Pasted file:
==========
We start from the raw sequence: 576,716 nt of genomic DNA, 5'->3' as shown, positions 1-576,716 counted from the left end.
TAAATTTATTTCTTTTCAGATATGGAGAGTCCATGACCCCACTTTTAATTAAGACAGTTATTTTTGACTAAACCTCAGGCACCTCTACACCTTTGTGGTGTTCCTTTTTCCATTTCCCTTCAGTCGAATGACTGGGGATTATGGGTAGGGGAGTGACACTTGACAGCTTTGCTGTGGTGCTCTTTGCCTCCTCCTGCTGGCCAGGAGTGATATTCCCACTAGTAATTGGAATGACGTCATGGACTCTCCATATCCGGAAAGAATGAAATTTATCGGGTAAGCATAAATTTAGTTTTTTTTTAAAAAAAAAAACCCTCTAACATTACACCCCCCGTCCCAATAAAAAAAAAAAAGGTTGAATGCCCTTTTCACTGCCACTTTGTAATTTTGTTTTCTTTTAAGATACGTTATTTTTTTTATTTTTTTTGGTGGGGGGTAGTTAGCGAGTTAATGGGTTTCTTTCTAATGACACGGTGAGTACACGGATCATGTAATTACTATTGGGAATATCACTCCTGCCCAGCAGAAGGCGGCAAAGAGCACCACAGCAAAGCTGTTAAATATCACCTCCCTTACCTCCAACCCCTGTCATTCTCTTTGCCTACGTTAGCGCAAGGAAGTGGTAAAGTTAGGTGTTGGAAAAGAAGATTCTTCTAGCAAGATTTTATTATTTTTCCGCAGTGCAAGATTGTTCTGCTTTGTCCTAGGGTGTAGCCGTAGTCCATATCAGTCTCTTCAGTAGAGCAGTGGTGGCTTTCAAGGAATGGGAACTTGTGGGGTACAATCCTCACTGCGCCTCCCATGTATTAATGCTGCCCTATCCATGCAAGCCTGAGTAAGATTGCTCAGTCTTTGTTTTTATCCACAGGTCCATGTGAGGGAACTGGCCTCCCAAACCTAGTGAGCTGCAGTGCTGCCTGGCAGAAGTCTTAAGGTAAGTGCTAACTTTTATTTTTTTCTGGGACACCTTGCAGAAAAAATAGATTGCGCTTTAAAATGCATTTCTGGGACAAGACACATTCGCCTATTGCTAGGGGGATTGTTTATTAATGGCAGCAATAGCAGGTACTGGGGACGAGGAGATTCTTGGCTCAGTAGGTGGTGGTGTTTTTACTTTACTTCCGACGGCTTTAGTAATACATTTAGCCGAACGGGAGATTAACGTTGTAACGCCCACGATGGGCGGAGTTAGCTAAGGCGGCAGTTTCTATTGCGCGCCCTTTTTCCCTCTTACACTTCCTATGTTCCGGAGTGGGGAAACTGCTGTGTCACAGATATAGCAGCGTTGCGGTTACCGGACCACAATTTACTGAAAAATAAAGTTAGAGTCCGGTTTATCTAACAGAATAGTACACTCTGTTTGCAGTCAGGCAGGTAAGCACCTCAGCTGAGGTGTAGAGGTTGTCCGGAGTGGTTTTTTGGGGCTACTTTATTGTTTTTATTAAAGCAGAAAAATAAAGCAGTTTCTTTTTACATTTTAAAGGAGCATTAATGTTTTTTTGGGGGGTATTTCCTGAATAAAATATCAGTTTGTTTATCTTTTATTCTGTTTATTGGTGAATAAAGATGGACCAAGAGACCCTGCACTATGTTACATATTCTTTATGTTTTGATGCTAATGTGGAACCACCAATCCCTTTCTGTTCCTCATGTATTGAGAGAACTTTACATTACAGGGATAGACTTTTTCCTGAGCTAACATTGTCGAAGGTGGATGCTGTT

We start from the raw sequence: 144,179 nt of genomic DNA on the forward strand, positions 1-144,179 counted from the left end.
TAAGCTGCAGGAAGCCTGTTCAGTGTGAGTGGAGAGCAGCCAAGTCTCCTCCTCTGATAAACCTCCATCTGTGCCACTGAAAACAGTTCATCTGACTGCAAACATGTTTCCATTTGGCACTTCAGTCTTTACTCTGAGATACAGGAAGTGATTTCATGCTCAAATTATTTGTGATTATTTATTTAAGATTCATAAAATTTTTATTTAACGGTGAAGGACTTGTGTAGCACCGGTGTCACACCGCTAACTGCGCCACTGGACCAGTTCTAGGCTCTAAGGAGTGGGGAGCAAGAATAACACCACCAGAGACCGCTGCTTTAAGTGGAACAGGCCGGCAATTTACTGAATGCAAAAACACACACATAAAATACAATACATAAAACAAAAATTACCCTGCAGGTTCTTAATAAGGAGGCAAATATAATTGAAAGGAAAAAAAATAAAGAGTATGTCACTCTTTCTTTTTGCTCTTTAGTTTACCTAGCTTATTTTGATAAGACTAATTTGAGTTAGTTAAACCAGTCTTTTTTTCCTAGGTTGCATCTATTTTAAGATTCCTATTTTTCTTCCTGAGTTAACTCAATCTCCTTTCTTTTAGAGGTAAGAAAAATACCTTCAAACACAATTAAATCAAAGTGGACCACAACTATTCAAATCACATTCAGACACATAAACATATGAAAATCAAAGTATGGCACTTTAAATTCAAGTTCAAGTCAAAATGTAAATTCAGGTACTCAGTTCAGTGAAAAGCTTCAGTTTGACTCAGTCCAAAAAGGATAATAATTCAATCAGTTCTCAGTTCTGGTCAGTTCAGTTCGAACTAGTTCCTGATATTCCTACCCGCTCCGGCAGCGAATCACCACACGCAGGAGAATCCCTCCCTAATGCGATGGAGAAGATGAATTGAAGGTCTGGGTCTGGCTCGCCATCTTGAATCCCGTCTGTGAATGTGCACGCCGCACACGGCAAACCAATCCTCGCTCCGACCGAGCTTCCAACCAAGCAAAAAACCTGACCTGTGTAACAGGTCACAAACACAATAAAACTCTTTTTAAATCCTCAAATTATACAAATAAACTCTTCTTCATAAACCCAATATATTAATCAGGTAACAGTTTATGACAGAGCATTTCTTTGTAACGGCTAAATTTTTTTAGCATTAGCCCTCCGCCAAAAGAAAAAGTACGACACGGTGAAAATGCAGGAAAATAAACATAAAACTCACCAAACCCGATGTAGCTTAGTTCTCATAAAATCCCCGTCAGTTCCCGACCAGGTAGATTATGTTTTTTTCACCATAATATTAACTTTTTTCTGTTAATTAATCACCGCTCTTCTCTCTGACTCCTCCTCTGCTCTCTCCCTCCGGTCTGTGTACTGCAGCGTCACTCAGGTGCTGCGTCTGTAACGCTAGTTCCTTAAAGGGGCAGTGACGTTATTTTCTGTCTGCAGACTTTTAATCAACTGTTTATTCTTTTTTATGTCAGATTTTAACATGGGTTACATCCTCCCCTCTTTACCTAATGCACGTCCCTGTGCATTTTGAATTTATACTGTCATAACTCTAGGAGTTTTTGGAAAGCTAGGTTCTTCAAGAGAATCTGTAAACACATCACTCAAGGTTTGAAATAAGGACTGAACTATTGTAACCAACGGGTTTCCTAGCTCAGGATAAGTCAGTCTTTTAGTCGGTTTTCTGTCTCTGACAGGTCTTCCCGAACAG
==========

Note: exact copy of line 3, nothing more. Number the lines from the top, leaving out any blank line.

We start from the raw sequence: 144,179 nt of genomic DNA on the forward strand, positions 1-144,179 counted from the left end.